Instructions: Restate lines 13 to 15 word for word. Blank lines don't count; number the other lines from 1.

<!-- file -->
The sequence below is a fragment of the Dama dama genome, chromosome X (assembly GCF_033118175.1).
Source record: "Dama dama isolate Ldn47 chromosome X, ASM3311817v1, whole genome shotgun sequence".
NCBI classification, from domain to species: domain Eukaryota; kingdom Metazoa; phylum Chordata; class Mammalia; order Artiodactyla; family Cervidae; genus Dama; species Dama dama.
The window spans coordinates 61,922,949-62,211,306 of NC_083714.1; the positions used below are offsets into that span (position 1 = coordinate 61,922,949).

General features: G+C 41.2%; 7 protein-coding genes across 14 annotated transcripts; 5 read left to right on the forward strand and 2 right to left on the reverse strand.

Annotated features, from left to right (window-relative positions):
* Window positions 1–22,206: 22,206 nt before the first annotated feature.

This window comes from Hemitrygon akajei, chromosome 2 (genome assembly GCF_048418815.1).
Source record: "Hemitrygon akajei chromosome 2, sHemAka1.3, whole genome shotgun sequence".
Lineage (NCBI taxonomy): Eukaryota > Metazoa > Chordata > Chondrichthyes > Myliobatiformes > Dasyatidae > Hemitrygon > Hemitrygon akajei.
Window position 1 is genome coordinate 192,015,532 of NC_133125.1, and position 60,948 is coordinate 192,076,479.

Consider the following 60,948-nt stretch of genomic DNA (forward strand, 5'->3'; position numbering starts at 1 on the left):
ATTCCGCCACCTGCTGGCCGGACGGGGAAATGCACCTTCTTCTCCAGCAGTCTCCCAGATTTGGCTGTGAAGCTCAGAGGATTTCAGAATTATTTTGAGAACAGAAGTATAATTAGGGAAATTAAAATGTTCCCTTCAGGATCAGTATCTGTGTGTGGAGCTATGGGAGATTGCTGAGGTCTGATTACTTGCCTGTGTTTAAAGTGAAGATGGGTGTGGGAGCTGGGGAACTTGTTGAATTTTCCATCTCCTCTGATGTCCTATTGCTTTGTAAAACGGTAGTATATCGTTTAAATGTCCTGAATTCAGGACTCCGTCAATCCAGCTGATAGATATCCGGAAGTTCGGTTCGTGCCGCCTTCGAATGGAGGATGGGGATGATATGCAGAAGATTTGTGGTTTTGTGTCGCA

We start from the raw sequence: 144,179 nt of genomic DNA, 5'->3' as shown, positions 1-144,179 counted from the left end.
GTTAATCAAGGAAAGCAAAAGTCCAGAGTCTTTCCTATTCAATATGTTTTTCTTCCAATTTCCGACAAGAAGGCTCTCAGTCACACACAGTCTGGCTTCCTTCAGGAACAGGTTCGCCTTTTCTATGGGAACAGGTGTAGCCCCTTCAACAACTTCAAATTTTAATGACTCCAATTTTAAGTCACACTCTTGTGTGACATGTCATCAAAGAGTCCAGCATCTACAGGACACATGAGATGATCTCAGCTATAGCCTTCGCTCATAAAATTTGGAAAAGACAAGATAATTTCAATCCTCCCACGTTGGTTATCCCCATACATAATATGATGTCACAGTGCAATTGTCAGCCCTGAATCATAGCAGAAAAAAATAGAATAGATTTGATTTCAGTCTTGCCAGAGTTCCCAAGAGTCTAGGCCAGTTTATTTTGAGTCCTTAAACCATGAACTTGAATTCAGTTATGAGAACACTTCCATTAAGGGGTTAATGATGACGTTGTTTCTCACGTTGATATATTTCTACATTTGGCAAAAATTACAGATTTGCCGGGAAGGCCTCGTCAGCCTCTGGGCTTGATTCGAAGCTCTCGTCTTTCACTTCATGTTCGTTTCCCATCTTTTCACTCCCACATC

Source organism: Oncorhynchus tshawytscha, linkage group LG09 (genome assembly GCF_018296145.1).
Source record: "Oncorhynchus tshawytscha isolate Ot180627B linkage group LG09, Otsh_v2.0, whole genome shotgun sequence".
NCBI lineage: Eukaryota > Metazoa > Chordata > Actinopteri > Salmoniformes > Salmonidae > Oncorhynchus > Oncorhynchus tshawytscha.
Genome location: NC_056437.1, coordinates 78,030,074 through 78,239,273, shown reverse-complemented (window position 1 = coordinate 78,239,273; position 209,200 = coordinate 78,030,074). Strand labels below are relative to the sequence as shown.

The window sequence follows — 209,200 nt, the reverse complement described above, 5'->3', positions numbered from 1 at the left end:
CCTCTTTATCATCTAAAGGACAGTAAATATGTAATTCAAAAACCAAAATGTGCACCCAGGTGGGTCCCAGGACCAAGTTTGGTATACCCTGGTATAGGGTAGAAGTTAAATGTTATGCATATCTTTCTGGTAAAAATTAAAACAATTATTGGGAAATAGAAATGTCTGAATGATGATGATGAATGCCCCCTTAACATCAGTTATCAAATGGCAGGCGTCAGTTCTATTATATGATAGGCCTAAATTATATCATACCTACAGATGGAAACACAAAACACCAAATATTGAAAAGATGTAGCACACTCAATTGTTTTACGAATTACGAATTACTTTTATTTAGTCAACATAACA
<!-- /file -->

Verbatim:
ATTCCGCCACCTGCTGGCCGGACGGGGAAATGCACCTTCTTCTCCAGCAGTCTCCCAGATTTGGCTGTGAAGCTCAGAGGATTTCAGAATTATTTTGAGAACAGAAGTATAATTAGGGAAATTAAAATGTTCCCTTCAGGATCAGTATCTGTGTGTGGAGCTATGGGAGATTGCTGAGGTCTGATTACTTGCCTGTGTTTAAAGTGAAGATGGGTGTGGGAGCTGGGGAACTTGTTGAATTTTCCATCTCCTCTGATGTCCTATTGCTTTGTAAAACGGTAGTATATCGTTTAAATGTCCTGAATTCAGGACTCCGTCAATCCAGCTGATAGATATCCGGAAGTTCGGTTCGTGCCGCCTTCGAATGGAGGATGGGGATGATATGCAGAAGATTTGTGGTTTTGTGTCGCA

We start from the raw sequence: 144,179 nt of genomic DNA, 5'->3' as shown, positions 1-144,179 counted from the left end.
GTTAATCAAGGAAAGCAAAAGTCCAGAGTCTTTCCTATTCAATATGTTTTTCTTCCAATTTCCGACAAGAAGGCTCTCAGTCACACACAGTCTGGCTTCCTTCAGGAACAGGTTCGCCTTTTCTATGGGAACAGGTGTAGCCCCTTCAACAACTTCAAATTTTAATGACTCCAATTTTAAGTCACACTCTTGTGTGACATGTCATCAAAGAGTCCAGCATCTACAGGACACATGAGATGATCTCAGCTATAGCCTTCGCTCATAAAATTTGGAAAAGACAAGATAATTTCAATCCTCCCACGTTGGTTATCCCCATACATAATATGATGTCACAGTGCAATTGTCAGCCCTGAATCATAGCAGAAAAAAATAGAATAGATTTGATTTCAGTCTTGCCAGAGTTCCCAAGAGTCTAGGCCAGTTTATTTTGAGTCCTTAAACCATGAACTTGAATTCAGTTATGAGAACACTTCCATTAAGGGGTTAATGATGACGTTGTTTCTCACGTTGATATATTTCTACATTTGGCAAAAATTACAGATTTGCCGGGAAGGCCTCGTCAGCCTCTGGGCTTGATTCGAAGCTCTCGTCTTTCACTTCATGTTCGTTTCCCATCTTTTCACTCCCACATC